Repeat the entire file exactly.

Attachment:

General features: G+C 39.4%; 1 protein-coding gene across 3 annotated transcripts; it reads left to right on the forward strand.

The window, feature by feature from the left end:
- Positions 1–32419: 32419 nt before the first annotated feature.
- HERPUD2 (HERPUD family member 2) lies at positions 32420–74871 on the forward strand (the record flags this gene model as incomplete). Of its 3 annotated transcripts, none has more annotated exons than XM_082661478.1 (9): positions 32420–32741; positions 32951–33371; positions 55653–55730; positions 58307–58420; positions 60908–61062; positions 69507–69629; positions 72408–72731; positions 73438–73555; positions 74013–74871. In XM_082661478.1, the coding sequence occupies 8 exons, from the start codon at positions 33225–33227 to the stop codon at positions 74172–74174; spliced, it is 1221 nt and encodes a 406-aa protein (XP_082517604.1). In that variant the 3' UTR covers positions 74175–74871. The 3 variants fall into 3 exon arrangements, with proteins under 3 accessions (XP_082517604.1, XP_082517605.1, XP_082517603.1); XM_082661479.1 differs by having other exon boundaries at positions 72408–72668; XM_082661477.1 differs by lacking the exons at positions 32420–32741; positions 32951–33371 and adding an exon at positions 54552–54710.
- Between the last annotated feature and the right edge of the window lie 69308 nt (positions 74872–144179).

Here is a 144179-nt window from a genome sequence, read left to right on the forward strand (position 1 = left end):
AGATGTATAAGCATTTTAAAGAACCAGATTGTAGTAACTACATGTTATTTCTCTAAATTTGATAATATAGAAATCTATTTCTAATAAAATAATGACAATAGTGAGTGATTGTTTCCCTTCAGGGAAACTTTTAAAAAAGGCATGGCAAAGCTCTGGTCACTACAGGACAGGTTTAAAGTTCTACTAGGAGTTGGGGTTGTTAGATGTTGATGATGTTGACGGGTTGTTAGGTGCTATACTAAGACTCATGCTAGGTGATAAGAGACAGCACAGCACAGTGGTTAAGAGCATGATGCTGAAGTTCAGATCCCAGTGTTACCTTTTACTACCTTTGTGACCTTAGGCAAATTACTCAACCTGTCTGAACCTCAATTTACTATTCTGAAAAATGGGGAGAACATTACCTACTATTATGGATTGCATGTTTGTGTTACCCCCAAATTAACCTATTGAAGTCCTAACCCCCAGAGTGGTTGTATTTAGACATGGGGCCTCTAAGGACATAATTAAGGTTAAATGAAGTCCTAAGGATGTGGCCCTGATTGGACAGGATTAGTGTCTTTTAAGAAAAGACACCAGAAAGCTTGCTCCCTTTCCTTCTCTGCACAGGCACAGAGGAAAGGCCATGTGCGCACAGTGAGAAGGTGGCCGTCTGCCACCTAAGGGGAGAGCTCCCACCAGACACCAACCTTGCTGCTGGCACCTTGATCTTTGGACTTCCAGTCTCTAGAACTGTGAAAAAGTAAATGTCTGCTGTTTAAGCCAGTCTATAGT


General features: G+C 39.4%; 1 protein-coding gene across 3 annotated transcripts; it reads left to right on the forward strand.

The window, feature by feature from the left end:
- Positions 1–32419: 32419 nt before the first annotated feature.
- HERPUD2 (HERPUD family member 2) lies at positions 32420–74871 on the forward strand (the record flags this gene model as incomplete). Of its 3 annotated transcripts, none has more annotated exons than XM_082661478.1 (9): positions 32420–32741; positions 32951–33371; positions 55653–55730; positions 58307–58420; positions 60908–61062; positions 69507–69629; positions 72408–72731; positions 73438–73555; positions 74013–74871. In XM_082661478.1, the coding sequence occupies 8 exons, from the start codon at positions 33225–33227 to the stop codon at positions 74172–74174; spliced, it is 1221 nt and encodes a 406-aa protein (XP_082517604.1). In that variant the 3' UTR covers positions 74175–74871. The 3 variants fall into 3 exon arrangements, with proteins under 3 accessions (XP_082517604.1, XP_082517605.1, XP_082517603.1); XM_082661479.1 differs by having other exon boundaries at positions 72408–72668; XM_082661477.1 differs by lacking the exons at positions 32420–32741; positions 32951–33371 and adding an exon at positions 54552–54710.
- Between the last annotated feature and the right edge of the window lie 69308 nt (positions 74872–144179).

Here is a 144179-nt window from a genome sequence, read left to right on the forward strand (position 1 = left end):
AGATGTATAAGCATTTTAAAGAACCAGATTGTAGTAACTACATGTTATTTCTCTAAATTTGATAATATAGAAATCTATTTCTAATAAAATAATGACAATAGTGAGTGATTGTTTCCCTTCAGGGAAACTTTTAAAAAAGGCATGGCAAAGCTCTGGTCACTACAGGACAGGTTTAAAGTTCTACTAGGAGTTGGGGTTGTTAGATGTTGATGATGTTGACGGGTTGTTAGGTGCTATACTAAGACTCATGCTAGGTGATAAGAGACAGCACAGCACAGTGGTTAAGAGCATGATGCTGAAGTTCAGATCCCAGTGTTACCTTTTACTACCTTTGTGACCTTAGGCAAATTACTCAACCTGTCTGAACCTCAATTTACTATTCTGAAAAATGGGGAGAACATTACCTACTATTATGGATTGCATGTTTGTGTTACCCCCAAATTAACCTATTGAAGTCCTAACCCCCAGAGTGGTTGTATTTAGACATGGGGCCTCTAAGGACATAATTAAGGTTAAATGAAGTCCTAAGGATGTGGCCCTGATTGGACAGGATTAGTGTCTTTTAAGAAAAGACACCAGAAAGCTTGCTCCCTTTCCTTCTCTGCACAGGCACAGAGGAAAGGCCATGTGCGCACAGTGAGAAGGTGGCCGTCTGCCACCTAAGGGGAGAGCTCCCACCAGACACCAACCTTGCTGCTGGCACCTTGATCTTTGGACTTCCAGTCTCTAGAACTGTGAAAAAGTAAATGTCTGCTGTTTAAGCCAGTCTATAGT